Aspen fishing report: Don’t put the flyrod away yet
The Aspen Times
Aspen, CO Colorado
ASPEN ” Area anglers shouldn’t be too quick to hang up their flyrods for the winter. The warm afternoons of late fall are a good time to hit the river ” and it won’t be crowded.
Though nymphs and midges are generally the best bet at this time of year from Aspen to Glenwood Springs, blue-winged olive hatches on the Fryingpan River are still getting a rise out of trout, reports Cam Scott at Taylor Creek Fly Shop in Basalt.
“It’s good out there. I’ve probably been fishing five or six days a week right now,” Scott said Thursday.
Brown trout continue to spawn on the Fryingpan ” try an orange egg pattern, or fish with BWO and midge patterns, Scott advised.
On the Roaring Fork and Colorado rivers, Scott suggested nymphs like a red copper John or prince nymph in size 16, and trailing a BWO pattern like the sparkle-wing RS2. Light-colored egg patterns, like late pink or Oregon cheese, can also work, he said.
“As long as we have warm weather during the days, the afternoon is going to fish really well on the Roaring Fork, Colorado and the Crystal, Scott said.
If the day’s highs are in the 20s or low 30s, seek out the slow, deep pools on the Roaring Fork, he said.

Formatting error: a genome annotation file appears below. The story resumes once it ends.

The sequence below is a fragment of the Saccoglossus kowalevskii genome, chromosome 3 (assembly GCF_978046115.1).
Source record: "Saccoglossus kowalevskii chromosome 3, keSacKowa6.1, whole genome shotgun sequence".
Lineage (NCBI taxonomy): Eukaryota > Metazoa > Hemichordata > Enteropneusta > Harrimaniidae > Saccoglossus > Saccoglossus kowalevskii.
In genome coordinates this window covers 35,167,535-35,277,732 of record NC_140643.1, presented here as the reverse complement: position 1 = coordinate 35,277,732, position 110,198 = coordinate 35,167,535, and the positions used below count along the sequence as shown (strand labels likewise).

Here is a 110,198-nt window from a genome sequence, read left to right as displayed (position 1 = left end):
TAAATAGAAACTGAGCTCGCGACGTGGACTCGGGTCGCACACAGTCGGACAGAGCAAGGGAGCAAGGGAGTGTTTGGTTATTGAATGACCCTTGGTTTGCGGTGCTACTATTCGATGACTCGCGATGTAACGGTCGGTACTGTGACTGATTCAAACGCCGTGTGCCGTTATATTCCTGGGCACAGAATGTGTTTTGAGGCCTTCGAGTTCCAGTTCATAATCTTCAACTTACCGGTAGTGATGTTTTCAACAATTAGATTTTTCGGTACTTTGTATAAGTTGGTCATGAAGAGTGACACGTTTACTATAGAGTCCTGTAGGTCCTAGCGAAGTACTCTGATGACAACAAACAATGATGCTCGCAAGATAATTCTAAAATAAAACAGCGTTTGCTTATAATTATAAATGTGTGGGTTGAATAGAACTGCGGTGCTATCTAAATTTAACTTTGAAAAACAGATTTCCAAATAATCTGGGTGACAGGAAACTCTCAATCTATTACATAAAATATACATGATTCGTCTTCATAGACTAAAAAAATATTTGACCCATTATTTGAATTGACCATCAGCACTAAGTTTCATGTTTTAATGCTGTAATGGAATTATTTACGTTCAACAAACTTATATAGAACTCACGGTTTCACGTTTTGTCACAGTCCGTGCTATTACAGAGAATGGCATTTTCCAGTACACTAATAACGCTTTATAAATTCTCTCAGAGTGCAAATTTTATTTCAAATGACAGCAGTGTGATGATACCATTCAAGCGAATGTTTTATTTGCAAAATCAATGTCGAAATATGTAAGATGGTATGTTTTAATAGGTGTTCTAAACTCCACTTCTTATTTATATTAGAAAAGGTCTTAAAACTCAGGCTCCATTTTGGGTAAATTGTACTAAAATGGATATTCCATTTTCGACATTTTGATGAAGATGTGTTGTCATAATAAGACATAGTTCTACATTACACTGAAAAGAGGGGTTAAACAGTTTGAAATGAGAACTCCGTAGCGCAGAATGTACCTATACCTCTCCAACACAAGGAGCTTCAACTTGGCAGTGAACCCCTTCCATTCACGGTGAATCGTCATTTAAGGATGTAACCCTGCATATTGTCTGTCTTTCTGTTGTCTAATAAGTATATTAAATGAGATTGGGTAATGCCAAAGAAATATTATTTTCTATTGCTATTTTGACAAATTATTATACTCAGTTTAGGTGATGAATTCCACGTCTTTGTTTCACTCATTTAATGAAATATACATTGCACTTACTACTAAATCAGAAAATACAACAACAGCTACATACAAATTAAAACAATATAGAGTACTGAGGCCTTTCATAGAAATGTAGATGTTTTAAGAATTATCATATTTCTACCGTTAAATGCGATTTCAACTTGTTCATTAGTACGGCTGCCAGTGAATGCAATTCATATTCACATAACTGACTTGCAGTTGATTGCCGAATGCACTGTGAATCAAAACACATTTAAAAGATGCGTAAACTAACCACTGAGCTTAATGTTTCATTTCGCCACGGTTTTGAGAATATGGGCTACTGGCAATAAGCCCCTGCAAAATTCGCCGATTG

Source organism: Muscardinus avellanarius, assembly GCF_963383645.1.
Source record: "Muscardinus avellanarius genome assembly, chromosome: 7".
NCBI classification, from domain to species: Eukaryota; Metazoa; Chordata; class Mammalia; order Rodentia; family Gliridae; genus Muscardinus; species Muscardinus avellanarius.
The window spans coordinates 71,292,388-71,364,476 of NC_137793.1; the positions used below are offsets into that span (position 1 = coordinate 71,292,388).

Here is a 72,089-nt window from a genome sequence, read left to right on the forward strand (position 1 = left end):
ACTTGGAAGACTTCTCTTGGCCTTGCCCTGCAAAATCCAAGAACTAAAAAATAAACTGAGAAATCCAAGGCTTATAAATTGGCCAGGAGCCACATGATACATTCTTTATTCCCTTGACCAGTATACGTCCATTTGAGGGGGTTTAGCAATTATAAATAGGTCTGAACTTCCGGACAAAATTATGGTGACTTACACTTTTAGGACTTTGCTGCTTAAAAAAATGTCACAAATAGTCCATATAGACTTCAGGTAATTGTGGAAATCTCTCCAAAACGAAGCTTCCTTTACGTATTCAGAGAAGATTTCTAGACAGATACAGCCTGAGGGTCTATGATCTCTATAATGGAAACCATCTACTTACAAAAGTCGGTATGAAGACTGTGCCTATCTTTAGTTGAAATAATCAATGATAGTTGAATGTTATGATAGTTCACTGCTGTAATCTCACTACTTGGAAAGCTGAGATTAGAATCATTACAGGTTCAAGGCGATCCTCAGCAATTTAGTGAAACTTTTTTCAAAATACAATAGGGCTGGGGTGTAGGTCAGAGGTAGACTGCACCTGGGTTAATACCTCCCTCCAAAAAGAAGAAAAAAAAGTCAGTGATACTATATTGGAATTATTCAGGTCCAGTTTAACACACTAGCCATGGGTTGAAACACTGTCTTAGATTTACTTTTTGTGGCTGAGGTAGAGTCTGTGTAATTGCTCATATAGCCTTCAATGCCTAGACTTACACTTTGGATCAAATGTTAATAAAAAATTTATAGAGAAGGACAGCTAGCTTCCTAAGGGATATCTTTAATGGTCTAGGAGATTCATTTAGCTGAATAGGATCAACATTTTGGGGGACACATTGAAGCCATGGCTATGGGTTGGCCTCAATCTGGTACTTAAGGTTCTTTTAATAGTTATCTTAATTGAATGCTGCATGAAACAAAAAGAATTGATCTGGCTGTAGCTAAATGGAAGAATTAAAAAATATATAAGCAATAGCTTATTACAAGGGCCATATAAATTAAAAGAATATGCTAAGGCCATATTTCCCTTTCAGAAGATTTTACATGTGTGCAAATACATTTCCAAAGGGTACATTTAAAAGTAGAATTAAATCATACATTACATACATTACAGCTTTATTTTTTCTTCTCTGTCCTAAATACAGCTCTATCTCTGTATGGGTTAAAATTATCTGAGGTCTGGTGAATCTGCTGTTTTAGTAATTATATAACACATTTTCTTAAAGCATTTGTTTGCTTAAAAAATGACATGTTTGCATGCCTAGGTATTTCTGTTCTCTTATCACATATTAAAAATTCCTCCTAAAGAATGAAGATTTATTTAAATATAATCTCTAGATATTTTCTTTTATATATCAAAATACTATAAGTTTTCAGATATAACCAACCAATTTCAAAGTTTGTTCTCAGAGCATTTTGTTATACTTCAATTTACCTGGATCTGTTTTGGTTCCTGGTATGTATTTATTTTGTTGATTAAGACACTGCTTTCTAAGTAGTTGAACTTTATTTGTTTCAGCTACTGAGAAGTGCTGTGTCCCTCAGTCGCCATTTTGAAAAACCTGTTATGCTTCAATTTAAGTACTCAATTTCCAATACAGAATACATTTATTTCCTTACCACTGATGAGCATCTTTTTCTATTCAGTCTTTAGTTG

The days tend to be cooler in the Aspen area than in Carbondale and Glenwood Springs, but there’s still fishing to be done on the Roaring Fork in the upper valley, according to Chris Lemons at Aspen Flyfishing.
“The nymph fishing’s pretty good,” he said, suggesting a midge pattern trailing a pheasant tail or prince nymph. Weight the line to get it down deep.
A black, gray or red midge should do the trick, Lemons said.
“Just look for the deeper water at this time of year, and put it as close to their mouths as you can ” that’s probably more important than the fly pattern,” he said. “Just bounce it right in front of them.”
In the lower valley, the Roaring Fork and Colorado are both running low and clear, and the fishing is “fair to good,” said Tom Trowbridge at Roaring Fork Anglers in Glenwood Springs.
Try a prince nymph or another attractor-style nymph and trail an egg or midge larvae pattern, he suggested.
Trowbridge also urged anglers to avoid spawning beds ” clean, gravel areas on the river bottom ” so as not to disturb the eggs.
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